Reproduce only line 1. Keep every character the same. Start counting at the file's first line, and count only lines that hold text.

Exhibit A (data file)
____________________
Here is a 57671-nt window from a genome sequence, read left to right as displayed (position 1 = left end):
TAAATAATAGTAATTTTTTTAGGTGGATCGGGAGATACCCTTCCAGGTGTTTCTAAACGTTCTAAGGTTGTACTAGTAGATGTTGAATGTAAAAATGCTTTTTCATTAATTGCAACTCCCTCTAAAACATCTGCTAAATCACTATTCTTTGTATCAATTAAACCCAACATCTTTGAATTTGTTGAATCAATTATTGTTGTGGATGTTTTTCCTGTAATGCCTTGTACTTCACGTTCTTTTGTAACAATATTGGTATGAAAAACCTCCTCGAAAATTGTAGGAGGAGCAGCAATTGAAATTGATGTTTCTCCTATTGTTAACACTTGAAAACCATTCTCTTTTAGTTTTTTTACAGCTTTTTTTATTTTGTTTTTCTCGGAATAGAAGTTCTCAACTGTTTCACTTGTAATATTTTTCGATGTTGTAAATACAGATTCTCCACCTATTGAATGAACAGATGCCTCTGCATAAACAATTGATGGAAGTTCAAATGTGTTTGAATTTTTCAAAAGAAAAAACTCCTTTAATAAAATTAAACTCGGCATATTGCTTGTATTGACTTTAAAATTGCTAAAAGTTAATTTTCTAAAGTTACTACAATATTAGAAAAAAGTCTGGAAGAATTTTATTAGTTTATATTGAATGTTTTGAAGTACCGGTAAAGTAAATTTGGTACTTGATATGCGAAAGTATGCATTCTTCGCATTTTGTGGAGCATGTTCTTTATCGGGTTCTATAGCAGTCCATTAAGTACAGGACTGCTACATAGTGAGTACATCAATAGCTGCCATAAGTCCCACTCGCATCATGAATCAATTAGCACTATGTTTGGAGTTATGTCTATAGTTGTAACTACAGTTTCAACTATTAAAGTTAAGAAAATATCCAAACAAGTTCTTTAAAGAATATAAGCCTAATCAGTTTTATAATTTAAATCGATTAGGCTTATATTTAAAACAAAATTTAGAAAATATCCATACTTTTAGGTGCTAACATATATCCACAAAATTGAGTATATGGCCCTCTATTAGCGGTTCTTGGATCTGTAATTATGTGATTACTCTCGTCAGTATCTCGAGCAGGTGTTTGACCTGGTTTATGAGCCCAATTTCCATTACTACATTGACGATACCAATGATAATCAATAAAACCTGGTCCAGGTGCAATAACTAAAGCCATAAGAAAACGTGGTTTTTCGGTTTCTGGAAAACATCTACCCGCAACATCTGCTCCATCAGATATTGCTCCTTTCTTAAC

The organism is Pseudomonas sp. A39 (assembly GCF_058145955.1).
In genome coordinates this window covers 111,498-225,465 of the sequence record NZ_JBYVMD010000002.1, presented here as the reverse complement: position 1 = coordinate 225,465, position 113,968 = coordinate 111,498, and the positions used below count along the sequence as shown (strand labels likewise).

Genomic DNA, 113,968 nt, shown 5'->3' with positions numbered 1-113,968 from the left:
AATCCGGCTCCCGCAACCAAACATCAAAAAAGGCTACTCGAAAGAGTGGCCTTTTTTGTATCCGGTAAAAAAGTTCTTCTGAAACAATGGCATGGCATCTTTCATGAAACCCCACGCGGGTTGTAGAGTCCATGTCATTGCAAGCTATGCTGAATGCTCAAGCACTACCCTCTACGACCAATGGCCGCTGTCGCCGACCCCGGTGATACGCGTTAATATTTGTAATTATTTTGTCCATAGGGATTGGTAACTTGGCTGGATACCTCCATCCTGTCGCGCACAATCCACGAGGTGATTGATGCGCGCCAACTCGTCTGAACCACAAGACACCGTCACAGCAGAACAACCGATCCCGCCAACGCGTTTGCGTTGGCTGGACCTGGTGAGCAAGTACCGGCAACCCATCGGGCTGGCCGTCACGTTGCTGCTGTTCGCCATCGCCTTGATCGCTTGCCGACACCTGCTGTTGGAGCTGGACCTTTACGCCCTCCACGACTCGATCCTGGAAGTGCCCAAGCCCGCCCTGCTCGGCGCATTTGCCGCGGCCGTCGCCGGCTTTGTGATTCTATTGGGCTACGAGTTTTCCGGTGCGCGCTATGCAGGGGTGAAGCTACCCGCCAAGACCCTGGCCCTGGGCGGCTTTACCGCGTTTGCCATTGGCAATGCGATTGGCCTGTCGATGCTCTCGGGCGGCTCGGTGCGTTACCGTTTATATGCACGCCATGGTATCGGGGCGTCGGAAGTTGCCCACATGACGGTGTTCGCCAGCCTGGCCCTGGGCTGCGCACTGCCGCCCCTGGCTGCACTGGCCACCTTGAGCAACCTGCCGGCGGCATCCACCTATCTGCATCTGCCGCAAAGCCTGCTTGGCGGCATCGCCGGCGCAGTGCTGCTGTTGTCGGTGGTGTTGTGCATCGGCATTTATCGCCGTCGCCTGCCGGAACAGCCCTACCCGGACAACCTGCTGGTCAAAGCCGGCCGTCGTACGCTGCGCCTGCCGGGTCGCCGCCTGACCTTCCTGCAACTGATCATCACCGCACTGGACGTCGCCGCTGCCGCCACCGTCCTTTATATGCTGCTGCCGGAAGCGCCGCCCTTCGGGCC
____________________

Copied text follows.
Here is a 57671-nt window from a genome sequence, read left to right as displayed (position 1 = left end):